A crime-solver in a Police Procedural who has killed and is The Atoner because of this. Their method of atoning is to catch other criminals. Because they can think like criminals, they are often better at this than the average cop. Interestingly, this motive even applies to people whose killing was perfectly legal—people who served in the military, the FBI, or a spy agency. It also applies to detectives whose killing, and thus whose need to atone for it, is ongoing. A Vampire Detective Series is a supernatural version of this. Compare Recruiting the Criminal. Beware if one of these has a Face-Heel Turn.
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Anime and Manga
- Richard from Monster.
- In the "Father Brown" stories by G. K. Chesterton, Father Brown (the series detective) meets and bests a thief named Flambeau, who, because he wants to atone for his crimes, then assists Father Brown in solving crimes by providing information about how professional criminals work.
- Charlie Parker, the eponymous detective from a series of books by John Connolly, embodies this trope. He slips off the deep end after the death of his wife and child and spends the rest of his life making up for what he did after their death. He's still not shy about killing people though - he just makes sure that the people he's killing are truly evil. The Black Angel suggests that this is the whole reason for Parker's existence in-universe. He is one of the angels the fell from heaven after Lucifer's revolt, but rather than descending to hell, he became stranded on earth, spending his many lifetimes helping others - dead and alive - in penance for his sins. However, the ending of The Wrath of Angels seems to refute this theory - according to various in-universe authorities there is a fallen angel present in the series recurring cast, but it isn't Charlie.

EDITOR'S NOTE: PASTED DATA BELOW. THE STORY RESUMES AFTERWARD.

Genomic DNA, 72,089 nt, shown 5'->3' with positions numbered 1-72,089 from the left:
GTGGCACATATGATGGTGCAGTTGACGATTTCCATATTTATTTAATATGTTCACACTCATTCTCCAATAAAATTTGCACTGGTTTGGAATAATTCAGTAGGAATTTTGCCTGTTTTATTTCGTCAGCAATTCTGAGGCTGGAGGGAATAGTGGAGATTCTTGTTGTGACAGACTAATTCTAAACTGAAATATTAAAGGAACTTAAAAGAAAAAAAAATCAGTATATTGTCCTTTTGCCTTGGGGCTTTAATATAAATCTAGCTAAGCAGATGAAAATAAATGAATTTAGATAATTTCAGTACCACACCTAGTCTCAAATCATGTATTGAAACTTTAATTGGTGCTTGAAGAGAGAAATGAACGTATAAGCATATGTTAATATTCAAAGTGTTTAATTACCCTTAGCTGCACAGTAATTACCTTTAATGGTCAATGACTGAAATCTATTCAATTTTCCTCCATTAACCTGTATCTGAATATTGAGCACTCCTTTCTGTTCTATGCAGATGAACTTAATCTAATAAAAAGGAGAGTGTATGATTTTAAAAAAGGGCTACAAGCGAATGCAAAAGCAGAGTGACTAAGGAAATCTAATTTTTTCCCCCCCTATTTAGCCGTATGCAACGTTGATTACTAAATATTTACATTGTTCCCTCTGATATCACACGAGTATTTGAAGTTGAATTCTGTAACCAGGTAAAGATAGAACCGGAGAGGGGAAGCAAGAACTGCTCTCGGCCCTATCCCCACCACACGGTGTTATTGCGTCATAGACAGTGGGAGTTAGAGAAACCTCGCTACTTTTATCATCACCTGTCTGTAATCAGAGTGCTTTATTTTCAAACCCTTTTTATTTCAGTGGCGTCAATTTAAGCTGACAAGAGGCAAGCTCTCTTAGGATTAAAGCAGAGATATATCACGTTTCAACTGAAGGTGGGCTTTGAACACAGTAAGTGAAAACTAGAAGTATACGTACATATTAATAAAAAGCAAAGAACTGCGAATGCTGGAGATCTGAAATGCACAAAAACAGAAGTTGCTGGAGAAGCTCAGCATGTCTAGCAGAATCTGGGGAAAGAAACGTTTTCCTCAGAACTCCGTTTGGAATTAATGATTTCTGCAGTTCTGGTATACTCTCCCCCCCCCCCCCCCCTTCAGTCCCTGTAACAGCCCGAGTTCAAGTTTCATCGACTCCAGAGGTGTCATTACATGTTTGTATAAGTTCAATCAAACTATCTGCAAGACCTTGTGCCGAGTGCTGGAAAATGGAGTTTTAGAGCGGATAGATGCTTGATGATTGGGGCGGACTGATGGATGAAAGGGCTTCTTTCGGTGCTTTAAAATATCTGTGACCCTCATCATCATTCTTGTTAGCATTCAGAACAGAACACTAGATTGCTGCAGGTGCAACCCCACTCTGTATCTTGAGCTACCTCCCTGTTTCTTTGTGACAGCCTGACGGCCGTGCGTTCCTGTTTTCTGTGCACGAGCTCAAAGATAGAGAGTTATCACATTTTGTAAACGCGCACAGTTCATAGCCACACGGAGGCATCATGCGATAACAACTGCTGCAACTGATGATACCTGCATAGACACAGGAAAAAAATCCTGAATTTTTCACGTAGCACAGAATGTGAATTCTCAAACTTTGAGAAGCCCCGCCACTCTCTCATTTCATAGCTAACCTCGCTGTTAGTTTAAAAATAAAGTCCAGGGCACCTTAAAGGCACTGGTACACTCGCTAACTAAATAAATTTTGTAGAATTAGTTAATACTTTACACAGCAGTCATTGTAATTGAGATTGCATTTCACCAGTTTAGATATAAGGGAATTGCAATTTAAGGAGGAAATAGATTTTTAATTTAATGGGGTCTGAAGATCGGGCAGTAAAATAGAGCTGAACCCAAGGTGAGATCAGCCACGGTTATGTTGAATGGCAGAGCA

- In Larry Niven's Gil the Arm stories, Gil Hamilton lost an arm in an accident in space. However, only prosthetics are available in space, as accidents in space tend to quickly ruin transplant stock and the minarchist Belters don't regularly execute "criminals" for their organs. He thus immigrates to Earth to take advantage of the UN-sponsored organ harvesting programme, justifying it to himself that his new arm would most likely come from an executed murderer(forgetting that an earlier Niven story had people broken up for running traffic lights). Surprise - his brand-new limb came not from a villain, but from the seized stockpile of a criminal who killed people for their organs. Lacking the moral composure to have the arm removed, he joined the Amalgamated Regional Militia (aka ARM), the agency which polices illegal body harvesting... but spends more time suppressing inconvenient technologies and hunting illegal pregnancies.
- In Discworld, Commander Vimes has killed a lot of people, and even though they were mostly self-defence, he's aware that he wasn't really thinking about that when he killed them. He explicitly tells The Dragon in Snuff that he recognised him as a killer the moment he saw him - because he's used to seeing a killer's face every day in his own mirror.
- Jerry Spinoza of J.R. Rain's The Vampire with the Dragon Tattoo became a private detective after his drinking led to the death of his son. He specializes in missing child cases in hopes of repaying his debt by saving the children of others.